A federal judge in Houston has frozen millions of dollars in assets controlled by Andrew S. Fastow and his family, sources said yesterday, in the latest sign that prosecutors are closing in on Enron Corp.’s former chief financial officer.
The court order, signed Thursday night by U.S. Magistrate Judge Calvin Botley, remained under seal. Earlier in the week, the government signaled that it would attempt to seize nearly $20 million from Fastow and his relatives after a key Fastow aide, Michael J. Kopper, pleaded guilty to conspiracy and detailed Fastow’s alleged role in financial schemes related to Enron’s collapse.
Sources familiar with the matter said the government moved quickly to freeze Fastow assets after his brother, Peter Fastow, tried to move millions of dollars from one of the targeted assets.
A spokesman for the Fastow family, Gordon Andrew, declined to comment yesterday. Peter Fastow did not return telephone calls. Bryan Sierra, a Justice Department spokesman, also declined to comment.
Fastow is a central figure in the investigation of Enron’s collapse into bankruptcy last December. He designed several of the Houston energy trader’s off-balance-sheet partnerships, which concealed the company’s mounting debts and funneled millions of dollars to relatives and friends, according to court papers. Fastow, a protege of former Enron chief executive Jeffrey K. Skilling, left the company last fall after his role in the controversial partnerships was disclosed to Enron’s board of directors.
Among the assets the government has targeted are bank and brokerage accounts in the names of Fastow, his relatives and a charitable foundation they control. The list includes $500,000 from Peter Fastow’s account at stockbroker Charles Schwab & Co., as well as Andrew Fastow’s Houston home.
Prosecutors also indicated they may go after $3 million in assets belonging to former Enron employees who profited from investments in one of the company’s controversial business. Those assets include the Houston home of former Enron in-house lawyer Kristina Mordaunt and the 2000 Lexus sport-utility vehicle registered in her husband’s name.
Legal experts said the prosecutors’ move to freeze Fastow’s assets was not unusual given the information they had obtained about apparent efforts to remove funds from an account.
“The prudent thing to do is to go ahead and freeze them,” said Daniel K. Hedges, a criminal defense lawyer and former U.S. attorney for the Southern District of Texas. “In money-laundering and drug cases, the assets are frequently frozen even before people are indicted.”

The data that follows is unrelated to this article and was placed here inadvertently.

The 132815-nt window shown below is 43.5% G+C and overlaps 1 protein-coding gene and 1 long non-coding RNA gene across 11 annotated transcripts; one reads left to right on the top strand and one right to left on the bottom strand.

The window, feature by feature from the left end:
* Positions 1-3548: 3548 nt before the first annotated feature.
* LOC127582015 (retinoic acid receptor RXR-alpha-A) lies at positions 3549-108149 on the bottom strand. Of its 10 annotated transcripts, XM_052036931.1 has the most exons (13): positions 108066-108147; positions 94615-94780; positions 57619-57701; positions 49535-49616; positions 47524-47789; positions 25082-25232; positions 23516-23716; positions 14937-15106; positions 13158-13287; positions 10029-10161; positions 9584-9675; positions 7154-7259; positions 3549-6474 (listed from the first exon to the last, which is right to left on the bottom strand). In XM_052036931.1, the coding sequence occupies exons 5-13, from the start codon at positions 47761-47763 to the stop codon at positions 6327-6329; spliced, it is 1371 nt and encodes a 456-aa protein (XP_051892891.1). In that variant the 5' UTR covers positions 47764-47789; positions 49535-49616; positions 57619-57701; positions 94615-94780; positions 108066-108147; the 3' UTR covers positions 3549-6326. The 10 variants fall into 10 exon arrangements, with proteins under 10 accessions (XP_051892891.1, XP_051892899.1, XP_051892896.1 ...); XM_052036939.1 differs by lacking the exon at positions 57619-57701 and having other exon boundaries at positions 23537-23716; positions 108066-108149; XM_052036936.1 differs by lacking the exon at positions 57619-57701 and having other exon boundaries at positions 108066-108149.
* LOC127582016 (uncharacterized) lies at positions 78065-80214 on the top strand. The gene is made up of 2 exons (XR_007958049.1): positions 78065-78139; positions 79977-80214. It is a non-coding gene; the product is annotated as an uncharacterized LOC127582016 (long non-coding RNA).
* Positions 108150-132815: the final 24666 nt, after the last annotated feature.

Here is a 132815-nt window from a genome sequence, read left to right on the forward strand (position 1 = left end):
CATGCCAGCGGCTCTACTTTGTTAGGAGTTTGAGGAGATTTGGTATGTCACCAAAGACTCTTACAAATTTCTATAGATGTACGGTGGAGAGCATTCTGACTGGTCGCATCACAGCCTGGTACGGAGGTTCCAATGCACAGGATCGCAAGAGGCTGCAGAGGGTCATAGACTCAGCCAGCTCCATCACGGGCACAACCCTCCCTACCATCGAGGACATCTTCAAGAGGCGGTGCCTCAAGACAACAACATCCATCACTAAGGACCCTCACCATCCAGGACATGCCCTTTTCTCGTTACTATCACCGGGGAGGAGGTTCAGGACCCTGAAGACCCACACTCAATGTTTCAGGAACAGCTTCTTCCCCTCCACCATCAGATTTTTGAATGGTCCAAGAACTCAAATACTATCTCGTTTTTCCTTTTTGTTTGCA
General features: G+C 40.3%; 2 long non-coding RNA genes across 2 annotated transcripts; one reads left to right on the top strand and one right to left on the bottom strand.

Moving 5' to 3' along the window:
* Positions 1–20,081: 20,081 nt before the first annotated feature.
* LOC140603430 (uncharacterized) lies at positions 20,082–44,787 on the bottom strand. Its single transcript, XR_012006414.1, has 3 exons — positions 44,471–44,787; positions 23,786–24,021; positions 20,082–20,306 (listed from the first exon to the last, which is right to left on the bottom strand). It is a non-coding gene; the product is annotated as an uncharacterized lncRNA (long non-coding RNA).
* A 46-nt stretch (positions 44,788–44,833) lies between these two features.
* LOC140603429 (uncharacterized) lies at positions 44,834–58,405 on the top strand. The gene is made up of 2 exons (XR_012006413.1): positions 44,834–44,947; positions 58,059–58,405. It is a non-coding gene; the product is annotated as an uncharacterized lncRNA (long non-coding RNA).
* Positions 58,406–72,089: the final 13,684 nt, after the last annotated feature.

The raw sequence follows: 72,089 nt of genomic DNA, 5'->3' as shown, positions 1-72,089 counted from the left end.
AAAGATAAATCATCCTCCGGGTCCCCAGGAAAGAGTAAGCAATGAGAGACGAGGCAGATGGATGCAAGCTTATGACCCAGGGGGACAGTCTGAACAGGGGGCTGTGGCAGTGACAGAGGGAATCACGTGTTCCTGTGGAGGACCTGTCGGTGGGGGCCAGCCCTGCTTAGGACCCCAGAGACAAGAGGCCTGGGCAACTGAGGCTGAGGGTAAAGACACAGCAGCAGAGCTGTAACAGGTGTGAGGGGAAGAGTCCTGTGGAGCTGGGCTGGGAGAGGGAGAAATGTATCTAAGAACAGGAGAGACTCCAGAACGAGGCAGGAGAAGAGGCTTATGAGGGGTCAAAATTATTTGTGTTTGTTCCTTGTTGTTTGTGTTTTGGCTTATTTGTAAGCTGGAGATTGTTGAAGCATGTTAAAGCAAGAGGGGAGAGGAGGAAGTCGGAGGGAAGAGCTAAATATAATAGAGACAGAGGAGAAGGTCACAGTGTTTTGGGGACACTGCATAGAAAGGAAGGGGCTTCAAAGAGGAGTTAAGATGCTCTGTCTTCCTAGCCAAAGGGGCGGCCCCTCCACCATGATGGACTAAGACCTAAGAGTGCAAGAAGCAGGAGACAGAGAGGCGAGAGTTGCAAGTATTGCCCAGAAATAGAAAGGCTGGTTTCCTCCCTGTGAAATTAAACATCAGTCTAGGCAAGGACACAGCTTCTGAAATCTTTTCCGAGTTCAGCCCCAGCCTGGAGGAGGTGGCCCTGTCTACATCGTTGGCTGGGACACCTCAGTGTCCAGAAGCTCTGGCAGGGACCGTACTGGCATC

The government still must win formal approval to seize the money, a move that could be contested by Fastow and members of his family. Legal experts said prosecutors must prove that the funds are the tainted proceeds of criminal activity.
“We will chase the money into the hands of whoever got it,” a Justice Department official said this week.
The plea agreement by Kopper, former managing director of Enron’s global finance unit, lays out the role Fastow played in three partnerships that employees of the energy-trading firm used to hide millions in debt and enrich insiders. Without naming Fastow directly, the 17-page court filing lists more than half a dozen instances in which “Enron’s CFO” acted to siphon off money to his friends and relatives.
For instance, in a partnership known as Southampton, Kopper and Fastow conspired with three British bankers to help them swindle their company, National Westminster Bank PLC, prosecutors said. The bankers, who were criminally charged by the Justice Department in June, cleared $7.3 million through the Southampton deal. Kopper took in $4.5 million from an investment of $25,000, and a “purported charitable foundation” in the name of Fastow’s family contributed $25,000 and received $4.5 million, prosecutors said.
Kopper and Fastow used another partnership, called Chewco, to funnel money to themselves and their friends, according to court filings. Fastow arranged for Kopper to net $400,000 as a “nuisance fee” for agreeing to changes in the deal in 1998. Kopper kicked back about $67,000 of that money to Fastow or his relatives, according to prosecutors. Fastow’s wife, Lea, was paid $54,000 for serving as an administrative assistant for Chewco, prosecutors said.
Defense lawyers not connected to the case said the court filings are damaging to Fastow and the mention of his wife could exert additional pressure on him to come to the negotiating table.
“It’s clear that Michael Kopper has given the government a map with arrows pointing straight at Fastow,” said Thomas Ajamie, a Houston lawyer.
Prosecutors will try to squeeze Fastow for information he may have about improprieties committed by his superiors — Skilling and former chairman Kenneth L. Lay — said lawyers familiar with the case. The two sides are not close to reaching a plea deal, according to people familiar with the investigation.
Philip H. Hilder, a former federal prosecutor and Houston defense lawyer, said he doubted the government would entertain a plea deal with Fastow before first indicting him.
“The government wants to make an example out of him,” said Hilder, who represents Sherron Watkins, an Enron vice president who last fall warned leaders of the Houston energy trader about potential accounting problems.
“This represents a piece of the jigsaw puzzle,” Hilder said. “There will be other pieces. We’re not there yet.”